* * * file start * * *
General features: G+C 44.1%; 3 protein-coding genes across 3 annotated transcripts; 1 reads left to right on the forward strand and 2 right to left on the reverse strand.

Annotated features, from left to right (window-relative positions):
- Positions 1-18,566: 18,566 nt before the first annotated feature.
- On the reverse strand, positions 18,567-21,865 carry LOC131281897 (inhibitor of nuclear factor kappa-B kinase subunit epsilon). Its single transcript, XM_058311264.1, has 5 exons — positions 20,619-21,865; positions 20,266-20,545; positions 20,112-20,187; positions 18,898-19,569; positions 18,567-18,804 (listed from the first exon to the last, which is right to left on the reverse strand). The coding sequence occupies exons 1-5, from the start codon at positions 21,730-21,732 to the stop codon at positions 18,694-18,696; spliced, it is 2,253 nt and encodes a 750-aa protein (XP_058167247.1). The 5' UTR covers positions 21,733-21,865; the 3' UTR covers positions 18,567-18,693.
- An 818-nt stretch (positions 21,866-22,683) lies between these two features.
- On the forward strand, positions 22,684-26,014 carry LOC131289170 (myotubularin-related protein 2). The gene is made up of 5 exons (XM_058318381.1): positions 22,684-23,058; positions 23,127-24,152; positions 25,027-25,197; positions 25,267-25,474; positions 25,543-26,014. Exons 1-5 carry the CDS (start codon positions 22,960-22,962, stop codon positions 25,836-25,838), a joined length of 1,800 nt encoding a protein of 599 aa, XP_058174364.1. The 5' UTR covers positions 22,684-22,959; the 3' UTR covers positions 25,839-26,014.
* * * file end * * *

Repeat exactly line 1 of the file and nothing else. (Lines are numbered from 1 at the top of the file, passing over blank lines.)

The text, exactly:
General features: G+C 44.1%; 3 protein-coding genes across 3 annotated transcripts; 1 reads left to right on the forward strand and 2 right to left on the reverse strand.